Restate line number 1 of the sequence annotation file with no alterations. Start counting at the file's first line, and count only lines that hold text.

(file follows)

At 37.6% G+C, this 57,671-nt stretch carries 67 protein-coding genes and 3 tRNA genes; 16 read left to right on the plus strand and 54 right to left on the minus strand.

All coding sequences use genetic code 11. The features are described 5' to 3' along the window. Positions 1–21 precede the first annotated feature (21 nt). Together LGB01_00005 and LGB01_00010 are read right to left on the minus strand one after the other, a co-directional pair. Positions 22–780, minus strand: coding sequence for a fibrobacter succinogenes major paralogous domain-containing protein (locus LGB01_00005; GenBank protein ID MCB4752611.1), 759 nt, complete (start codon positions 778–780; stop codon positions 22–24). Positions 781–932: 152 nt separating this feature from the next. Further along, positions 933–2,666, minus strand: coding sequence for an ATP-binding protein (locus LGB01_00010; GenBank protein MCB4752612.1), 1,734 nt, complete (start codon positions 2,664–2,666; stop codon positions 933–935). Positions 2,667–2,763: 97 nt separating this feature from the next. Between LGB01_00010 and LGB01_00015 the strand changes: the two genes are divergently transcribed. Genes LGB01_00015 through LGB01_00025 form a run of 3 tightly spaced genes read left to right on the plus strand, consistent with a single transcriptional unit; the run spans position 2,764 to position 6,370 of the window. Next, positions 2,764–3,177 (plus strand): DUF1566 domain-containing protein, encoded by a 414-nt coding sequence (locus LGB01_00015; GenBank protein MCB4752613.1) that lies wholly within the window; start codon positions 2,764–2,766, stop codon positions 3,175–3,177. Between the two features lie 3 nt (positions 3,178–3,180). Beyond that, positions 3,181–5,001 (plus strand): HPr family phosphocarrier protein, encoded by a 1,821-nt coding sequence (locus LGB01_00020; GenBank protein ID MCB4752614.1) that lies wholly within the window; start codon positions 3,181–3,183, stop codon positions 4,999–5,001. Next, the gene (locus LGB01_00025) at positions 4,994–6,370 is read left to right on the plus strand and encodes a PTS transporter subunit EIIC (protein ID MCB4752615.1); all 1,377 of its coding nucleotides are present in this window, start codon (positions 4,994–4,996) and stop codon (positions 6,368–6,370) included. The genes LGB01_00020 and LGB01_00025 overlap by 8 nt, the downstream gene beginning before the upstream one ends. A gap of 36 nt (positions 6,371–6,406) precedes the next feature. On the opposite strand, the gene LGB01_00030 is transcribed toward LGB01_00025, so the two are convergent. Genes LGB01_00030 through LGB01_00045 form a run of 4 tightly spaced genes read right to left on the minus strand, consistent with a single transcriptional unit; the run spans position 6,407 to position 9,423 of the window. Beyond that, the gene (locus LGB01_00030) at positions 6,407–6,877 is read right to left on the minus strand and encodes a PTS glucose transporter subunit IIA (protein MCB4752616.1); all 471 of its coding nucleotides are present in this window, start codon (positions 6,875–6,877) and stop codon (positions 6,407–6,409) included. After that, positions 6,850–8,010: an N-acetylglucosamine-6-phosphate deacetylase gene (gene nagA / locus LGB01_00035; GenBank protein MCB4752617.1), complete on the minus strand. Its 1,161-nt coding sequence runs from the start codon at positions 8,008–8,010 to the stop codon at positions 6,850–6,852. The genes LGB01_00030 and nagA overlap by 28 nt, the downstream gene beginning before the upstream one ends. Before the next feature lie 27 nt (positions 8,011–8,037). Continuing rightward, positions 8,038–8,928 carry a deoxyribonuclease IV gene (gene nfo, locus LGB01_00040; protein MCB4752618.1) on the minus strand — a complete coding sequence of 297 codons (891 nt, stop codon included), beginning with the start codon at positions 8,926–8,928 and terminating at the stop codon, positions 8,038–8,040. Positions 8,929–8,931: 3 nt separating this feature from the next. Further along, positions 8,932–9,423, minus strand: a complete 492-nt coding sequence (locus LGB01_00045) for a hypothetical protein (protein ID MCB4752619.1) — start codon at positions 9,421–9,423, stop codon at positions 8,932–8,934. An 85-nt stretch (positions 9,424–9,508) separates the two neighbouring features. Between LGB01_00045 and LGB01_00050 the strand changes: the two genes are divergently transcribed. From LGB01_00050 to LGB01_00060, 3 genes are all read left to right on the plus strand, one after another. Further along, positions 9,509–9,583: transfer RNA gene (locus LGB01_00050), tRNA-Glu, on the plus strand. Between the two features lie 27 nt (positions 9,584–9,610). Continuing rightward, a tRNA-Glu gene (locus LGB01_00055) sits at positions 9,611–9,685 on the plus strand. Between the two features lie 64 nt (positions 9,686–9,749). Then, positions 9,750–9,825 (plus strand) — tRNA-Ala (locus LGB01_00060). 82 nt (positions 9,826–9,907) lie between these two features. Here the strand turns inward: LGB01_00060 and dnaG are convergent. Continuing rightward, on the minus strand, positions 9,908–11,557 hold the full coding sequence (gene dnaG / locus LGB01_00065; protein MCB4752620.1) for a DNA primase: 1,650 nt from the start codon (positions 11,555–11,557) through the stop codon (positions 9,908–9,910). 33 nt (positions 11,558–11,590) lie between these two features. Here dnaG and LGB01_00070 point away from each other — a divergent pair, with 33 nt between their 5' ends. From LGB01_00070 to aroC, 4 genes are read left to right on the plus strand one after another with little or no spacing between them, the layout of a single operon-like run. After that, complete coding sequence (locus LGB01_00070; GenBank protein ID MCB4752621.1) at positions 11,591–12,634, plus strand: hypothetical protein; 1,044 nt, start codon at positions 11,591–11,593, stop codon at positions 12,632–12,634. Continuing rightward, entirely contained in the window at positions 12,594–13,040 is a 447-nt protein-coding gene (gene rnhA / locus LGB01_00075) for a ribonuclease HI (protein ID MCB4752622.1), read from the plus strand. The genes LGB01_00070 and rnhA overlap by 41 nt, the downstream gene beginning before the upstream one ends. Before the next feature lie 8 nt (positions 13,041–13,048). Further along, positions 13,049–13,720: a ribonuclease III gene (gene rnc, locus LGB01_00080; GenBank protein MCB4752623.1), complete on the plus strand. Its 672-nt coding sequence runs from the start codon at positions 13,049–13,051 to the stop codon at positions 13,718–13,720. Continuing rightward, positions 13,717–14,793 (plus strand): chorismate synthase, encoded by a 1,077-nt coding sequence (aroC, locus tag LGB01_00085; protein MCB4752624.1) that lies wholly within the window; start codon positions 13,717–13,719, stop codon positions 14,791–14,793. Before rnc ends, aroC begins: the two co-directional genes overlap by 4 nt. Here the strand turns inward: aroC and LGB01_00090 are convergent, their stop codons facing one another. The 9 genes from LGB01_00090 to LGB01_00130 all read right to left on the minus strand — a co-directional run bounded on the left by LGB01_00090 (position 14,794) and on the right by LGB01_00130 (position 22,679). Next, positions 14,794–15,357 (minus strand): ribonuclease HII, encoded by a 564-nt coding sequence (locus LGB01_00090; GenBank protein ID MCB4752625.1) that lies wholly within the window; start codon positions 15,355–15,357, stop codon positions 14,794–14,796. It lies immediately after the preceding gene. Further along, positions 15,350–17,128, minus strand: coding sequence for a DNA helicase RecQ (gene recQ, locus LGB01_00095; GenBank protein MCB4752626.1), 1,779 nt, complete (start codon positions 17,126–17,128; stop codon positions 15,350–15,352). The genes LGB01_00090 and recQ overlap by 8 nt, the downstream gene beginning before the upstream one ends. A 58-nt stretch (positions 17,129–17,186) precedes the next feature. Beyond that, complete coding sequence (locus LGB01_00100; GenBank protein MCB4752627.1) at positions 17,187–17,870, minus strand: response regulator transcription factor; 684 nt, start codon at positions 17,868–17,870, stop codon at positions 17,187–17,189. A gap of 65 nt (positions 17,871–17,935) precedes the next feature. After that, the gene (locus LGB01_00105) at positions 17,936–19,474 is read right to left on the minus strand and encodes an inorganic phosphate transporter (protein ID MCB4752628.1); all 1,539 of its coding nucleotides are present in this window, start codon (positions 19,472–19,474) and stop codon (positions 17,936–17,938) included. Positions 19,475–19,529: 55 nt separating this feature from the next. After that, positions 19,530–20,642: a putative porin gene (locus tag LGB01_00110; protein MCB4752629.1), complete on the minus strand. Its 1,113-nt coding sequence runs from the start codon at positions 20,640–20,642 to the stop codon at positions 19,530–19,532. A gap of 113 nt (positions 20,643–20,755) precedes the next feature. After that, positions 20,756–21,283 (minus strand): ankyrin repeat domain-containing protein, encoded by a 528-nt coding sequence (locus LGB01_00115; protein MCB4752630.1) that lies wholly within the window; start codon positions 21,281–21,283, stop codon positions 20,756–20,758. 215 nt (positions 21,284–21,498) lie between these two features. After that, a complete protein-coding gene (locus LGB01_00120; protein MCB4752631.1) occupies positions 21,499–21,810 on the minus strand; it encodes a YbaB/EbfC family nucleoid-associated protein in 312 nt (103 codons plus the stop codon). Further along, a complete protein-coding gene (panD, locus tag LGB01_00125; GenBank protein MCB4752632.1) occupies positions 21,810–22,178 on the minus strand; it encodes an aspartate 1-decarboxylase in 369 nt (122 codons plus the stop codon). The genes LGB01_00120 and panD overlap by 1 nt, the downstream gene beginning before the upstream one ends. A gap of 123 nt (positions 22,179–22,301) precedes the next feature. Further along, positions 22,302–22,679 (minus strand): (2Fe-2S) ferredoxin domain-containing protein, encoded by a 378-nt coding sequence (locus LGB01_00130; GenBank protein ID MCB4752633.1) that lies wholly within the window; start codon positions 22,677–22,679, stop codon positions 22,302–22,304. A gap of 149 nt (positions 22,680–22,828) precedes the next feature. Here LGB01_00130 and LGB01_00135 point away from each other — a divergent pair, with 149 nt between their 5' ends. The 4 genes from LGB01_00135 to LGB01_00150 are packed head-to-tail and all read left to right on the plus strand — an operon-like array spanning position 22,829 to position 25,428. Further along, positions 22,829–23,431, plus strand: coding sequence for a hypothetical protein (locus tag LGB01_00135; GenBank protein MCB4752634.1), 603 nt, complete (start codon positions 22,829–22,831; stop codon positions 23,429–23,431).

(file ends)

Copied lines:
At 37.6% G+C, this 57,671-nt stretch carries 67 protein-coding genes and 3 tRNA genes; 16 read left to right on the plus strand and 54 right to left on the minus strand.